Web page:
Digital Social Innovation in Taiwan and how it helped the country through Covid-19 | Techsauce

Digital Social Innovation in Taiwan and how it helped the country through Covid-19


This article summarizes a session at the Savvy UX Summit 2020, an online conference hosted by UXTesting Inc. In this discussion, Audrey Tang, Taiwan’s Digital Minister in charge of  youth engagement, open government, and social innovation, provides a description and overview of how digital social innovation works. Audrey’s definition of social innovation is, “ the idea that everybody’s business with everybody’s help” meaning that anyone in society can do something that they believe will benefit the entire society. 

Taiwan’s Approach to the Covid-19 Crisis

Taiwan has been very quick to recover from the Covid-19 pandemic, in Audrey’s opinion, this rapid response to the crisis can be attributed to the 3 pillars of social innovation; fast, fair, and fun. The first pillar, fast, refers to collective intelligence and how quickly actions are taken when concerns are shared. An example given by Audrey is when a user of PTT (Taiwan’s online forum similar to Reddit) posted about how there were cases of Covid-19 back in December 2019, the following day health inspections began in Taiwan to test for possible cases. The speed of the response and the collective intelligence of all those in the society helped Taiwan to react quickly and effectively to the Covid-19 crisis.

The second pillar, fair, this refers to making sure the citizens within the society have as equal access as possible various opportunities. Audrey’s example of the second pillar is of how a map was developed online to show the stock of masks in pharmacies around the country, a tool that was very useful for all citizens as it allowed them to keep track of the available masks in their area. However, an observation made was that those living in rural areas typically require much more time to travel to pharmacies; meaning that there may have been masks in stock when they left home according to the map, but once they have arrived at the pharmacy, they may find that it no longer has masks in stock. The solution for this unfairness was to introduce a 24-hour pre-ordering system allowing anyone to pre-order masks and collect them within the following 24 hours. This solution was presented within a couple of days of the issue being brought up and has made the accessibility of masks as fair as it can be for Taiwan’s citizens.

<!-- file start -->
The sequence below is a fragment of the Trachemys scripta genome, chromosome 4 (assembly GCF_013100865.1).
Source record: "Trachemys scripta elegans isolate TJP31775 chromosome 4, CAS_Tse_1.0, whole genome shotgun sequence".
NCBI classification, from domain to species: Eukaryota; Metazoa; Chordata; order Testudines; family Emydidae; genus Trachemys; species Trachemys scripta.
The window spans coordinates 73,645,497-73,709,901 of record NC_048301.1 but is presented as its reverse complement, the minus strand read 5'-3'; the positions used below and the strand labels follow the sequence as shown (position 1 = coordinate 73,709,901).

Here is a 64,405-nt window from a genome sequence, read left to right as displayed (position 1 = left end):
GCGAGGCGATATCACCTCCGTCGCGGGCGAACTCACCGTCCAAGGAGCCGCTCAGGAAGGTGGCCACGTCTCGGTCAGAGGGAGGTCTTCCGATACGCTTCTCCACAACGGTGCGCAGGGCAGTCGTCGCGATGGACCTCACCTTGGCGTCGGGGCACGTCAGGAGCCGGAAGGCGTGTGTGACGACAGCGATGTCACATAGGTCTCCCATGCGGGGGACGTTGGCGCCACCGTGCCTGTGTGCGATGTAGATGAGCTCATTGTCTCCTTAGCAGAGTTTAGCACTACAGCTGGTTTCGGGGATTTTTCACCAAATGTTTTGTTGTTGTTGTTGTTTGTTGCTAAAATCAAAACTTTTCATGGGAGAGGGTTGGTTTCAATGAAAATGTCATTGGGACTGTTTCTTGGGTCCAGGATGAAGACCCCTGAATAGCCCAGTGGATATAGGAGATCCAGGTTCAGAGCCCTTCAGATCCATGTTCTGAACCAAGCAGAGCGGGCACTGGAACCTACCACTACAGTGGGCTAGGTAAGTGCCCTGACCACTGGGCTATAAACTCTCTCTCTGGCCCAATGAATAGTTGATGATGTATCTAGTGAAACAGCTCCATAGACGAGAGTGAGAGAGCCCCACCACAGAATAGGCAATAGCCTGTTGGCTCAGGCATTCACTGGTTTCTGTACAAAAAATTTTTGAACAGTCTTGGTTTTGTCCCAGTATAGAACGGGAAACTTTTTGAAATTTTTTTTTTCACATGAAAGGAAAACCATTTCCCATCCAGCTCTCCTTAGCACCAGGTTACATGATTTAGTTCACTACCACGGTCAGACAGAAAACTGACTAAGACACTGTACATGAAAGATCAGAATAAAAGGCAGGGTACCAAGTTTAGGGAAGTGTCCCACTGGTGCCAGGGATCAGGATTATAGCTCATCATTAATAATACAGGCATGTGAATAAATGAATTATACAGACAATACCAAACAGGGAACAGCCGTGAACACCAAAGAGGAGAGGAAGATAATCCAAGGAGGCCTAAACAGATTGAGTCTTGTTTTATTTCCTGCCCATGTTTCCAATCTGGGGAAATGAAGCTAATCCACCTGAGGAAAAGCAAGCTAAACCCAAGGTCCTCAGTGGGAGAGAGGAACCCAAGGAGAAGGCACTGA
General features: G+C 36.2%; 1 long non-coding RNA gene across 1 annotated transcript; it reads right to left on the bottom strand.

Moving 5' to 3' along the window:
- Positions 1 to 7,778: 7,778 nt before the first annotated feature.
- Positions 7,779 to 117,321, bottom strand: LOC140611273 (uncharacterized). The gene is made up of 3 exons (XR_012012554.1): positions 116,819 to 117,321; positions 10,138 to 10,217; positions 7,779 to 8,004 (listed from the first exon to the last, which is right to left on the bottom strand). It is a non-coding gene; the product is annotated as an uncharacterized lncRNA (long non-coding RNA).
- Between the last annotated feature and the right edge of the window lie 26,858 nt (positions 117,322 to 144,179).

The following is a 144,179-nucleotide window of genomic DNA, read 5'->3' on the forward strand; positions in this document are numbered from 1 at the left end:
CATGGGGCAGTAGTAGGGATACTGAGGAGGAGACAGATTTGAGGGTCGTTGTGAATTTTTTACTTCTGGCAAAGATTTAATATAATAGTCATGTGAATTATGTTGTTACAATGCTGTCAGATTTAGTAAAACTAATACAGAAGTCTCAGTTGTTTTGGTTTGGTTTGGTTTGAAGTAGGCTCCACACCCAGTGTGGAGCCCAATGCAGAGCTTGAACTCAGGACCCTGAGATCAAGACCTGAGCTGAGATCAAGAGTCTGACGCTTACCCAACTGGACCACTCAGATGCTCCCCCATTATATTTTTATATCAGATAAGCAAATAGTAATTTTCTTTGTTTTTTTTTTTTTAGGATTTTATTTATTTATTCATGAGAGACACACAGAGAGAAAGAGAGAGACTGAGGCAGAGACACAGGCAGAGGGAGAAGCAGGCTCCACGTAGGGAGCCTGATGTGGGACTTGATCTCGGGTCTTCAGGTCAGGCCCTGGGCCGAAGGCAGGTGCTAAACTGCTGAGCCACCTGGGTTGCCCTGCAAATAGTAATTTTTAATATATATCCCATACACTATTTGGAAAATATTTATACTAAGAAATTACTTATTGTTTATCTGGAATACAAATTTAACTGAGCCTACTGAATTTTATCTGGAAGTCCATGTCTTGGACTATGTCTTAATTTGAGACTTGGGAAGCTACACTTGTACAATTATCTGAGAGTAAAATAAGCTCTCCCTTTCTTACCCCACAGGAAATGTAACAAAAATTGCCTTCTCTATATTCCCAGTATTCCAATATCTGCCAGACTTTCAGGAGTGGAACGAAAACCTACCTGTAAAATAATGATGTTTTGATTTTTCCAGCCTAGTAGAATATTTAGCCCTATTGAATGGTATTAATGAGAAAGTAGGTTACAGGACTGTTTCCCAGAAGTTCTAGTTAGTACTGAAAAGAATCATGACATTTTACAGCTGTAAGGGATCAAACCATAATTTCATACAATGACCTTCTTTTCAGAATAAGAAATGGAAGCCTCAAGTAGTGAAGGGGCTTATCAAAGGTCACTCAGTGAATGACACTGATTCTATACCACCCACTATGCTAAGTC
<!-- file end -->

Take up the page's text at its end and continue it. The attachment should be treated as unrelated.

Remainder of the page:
Finally, the third pillar, fun, is the idea of using fun and humour to make sure that a positive message reaches the citizens to battle the negativity surrounding the Covid-19 crisis. An example of how a ‘fun’ and ‘humorous’ message was used during the pandemic was how the government explained and promoted social distancing within public areas. Instead of having generic social distancing posters, the government decided to use dogs (specifically Shiba Inus) as a unit of measurement. These posters would say, “when indoors, please keep three Shiba Inus away and when outdoors, keep two Shiba Inus away”. Audrey states that this fun way of delivering messages to the citizens kept them calmer and in a more positive mindset and environment during the crisis. 

How did you install such a culture in a complex government structure and facilitate such human centred thinking across the government departments?

There are three conditions that Audrey had when negotiating her working terms with the cabinet. Firstly, she must be able to have ‘location independence’ or freedom of choice as to where she works from, stating that, “I am in the office as long as I have an internet connection”. The second condition was ‘voluntary association’ meaning that each ministry can have secondments to her office but still have to report to their own ministry and not report to her. She describes her office as a place where people are able to work “out loud”. Finally, her third condition is called ‘radical transparency’ meaning that all meetings that she attends will be published as a transcript or as a video online allowing for a clear record of her activities from the first day of becoming the Digital Minister. 

The combination of these three conditions, to Audrey, is the core of the multi-stakeholder governance system and the foundation of internet governance. She considers herself an ambassador for the internet culture to the political culture and helps the culture within the government slowly develop into what it is now, which is much more human-centered thinking. 

What’s your opinion on Taiwan’s government’s measurements on Covid-19 including collecting personal data and restricting personal freedom during quarantine? How does a digital government draw a line between citizen’s privacy and epidemic prevention?